Anderson ’s cricket credentials are almost as extensive as his commercial qualifications. A quality first-grade all-rounder in Wellington , he had his first experience of administration there when he bailed his Karori Cricket Club out of a deep financial hole in the mid-1970s. He later oversaw reforms of the Wellington Cricket Association, presided over the liquidation of New Zealand ’s old board of control and its replacement with a full-fledged board of directors fifteen years ago, then engineered a new constitution for the ICC when the old one had led to a deadlock over leadership between India and Australia in 1996. Of a superior curriculum vitae for the job at issue, it is hard to conceive.
Cricket Australia’s argument is to agree that Anderson’s credentials suit the job perfectly – but the job as it is now, rather than as it needs to be. As across every contemporary cricket issue falls the shadow of the Board of Control for Cricket in India , both the ICC’s biggest member, and its greatest rival. The BCCI accounts for about three-quarters of global cricket revenues, but its supranational Twenty20 competititions, the Indian Premier League and Champions League, are outside the ICC’s jurisdiction, being ostensibly ‘domestic’ tournaments. In doing so, India ’s board exerts de facto control over what looms as cricket’s most lucrative future format.
The BCCI is a sporting administration, but it is also, increasingly, a political organization. More than two-thirds of its constituent state associations are led by local chief ministers or their proxies. The BCCI’s Sharad Pawar, who will become president of the ICC in July, is a classic example of a politician harnessing cricket for his power broking ends. After splitting from the Congress Party ten years ago in protest at the ascendancy of Sonia Gandhi, the ‘King of Maharastra’ strengthened the support base of his new minority party by ousting former Indian captain Ajit Wadekar as chairman of the Mumbai Cricket Association in 2001, then levering out businessman Jagmohan Dalmiya as boss of the BCCI. It’s paid off: despite a scandal-strewn past, he remains agriculture minister in Manmohan Singh’s cabinet.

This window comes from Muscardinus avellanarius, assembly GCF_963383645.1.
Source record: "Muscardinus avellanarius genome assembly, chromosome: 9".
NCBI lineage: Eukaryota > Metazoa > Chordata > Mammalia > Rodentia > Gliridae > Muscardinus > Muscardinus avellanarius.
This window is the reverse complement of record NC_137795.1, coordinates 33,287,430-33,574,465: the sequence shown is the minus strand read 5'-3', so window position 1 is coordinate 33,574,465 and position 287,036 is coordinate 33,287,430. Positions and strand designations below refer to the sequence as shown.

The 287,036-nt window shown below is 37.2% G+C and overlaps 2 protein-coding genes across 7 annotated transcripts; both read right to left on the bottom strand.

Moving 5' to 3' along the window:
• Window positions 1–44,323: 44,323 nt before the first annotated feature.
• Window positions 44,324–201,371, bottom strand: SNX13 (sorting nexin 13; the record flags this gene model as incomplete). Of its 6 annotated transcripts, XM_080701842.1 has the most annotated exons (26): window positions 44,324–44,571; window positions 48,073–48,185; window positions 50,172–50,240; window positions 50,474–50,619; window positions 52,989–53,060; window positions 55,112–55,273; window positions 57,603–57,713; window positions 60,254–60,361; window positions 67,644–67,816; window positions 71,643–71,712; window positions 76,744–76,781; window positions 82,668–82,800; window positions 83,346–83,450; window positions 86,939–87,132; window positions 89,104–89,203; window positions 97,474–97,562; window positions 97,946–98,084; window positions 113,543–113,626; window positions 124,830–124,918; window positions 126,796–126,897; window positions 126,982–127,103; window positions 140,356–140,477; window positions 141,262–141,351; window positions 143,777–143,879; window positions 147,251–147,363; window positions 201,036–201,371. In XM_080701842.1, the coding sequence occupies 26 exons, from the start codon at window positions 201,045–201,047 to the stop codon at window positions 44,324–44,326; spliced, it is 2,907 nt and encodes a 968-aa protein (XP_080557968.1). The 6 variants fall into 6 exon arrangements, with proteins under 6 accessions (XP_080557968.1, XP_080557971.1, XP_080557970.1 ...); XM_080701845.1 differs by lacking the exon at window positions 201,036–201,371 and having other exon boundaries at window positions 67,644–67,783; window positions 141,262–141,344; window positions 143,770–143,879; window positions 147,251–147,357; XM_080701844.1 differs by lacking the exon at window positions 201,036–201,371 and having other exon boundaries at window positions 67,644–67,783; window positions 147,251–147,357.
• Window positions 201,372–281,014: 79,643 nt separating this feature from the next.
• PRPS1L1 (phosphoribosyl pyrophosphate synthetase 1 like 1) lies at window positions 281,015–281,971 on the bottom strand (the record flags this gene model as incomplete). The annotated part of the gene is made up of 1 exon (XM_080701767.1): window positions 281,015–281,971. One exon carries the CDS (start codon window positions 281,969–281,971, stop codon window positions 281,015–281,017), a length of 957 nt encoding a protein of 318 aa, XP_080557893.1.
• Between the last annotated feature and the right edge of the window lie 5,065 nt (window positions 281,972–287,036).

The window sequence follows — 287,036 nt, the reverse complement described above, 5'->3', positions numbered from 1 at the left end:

Because little happens at the ICC without the BCCI’s explicit say-so, international cricket has become a hostage to a range of Indian political and commercial fortunes. In this context, CA, whose board includes former Howard minister Ian McLachlan and former Labor premier John Bannon, regard Howard’s political acumen and experience as invaluable. A selection committee has been constituted: former NZC chief executive Chris Doig, current NZC chairman Alan Isaac and CA directors Geoff Tamblyn and Wally Edwards, with the respective chief executives Justin Vaughan and James Sutherland present as non-voting observers.
Several layers of risk remain. CA’s stance smacks in New Zealand, as one former administrator puts it, of ‘typical Australian bullying’. There is also considerable distrust of the selection committee’s chairman, Rod Eddington. Infrastructure Australia ’s ubiquitous chief is remembered across the Tasman as erstwhile chairman of Ansett, whose subsequent collapse prostrated Air New Zealand . The committee’s representatives did not budge after interviews of Anderson and Howard in New Zealand on 28 January, and if no resolution is reached can leave the ICC to split the candidates, but if this would hardly be a dignified solution.
In the meantime, unwanted attention on Howard’s candidacy also has the potential to affect CA’s relations with Canberra. It’s a fair question whether the right time to be cosying up to a successful conservative prime minister is while also negotiating with a surly Labor communications minister for removal of one’s sport from the anti-siphoning list. Yet it’s Howard who seems to be courting the gravest risk. Even if his name did go forward, he would not assume his mantle until July 2012, by which time, on present trends, presidency of ICC will be less influential than presidency of the Kent County Cricket Club. Life as a retired politician might then look, as it did to Coolidge, pretty damn attractive.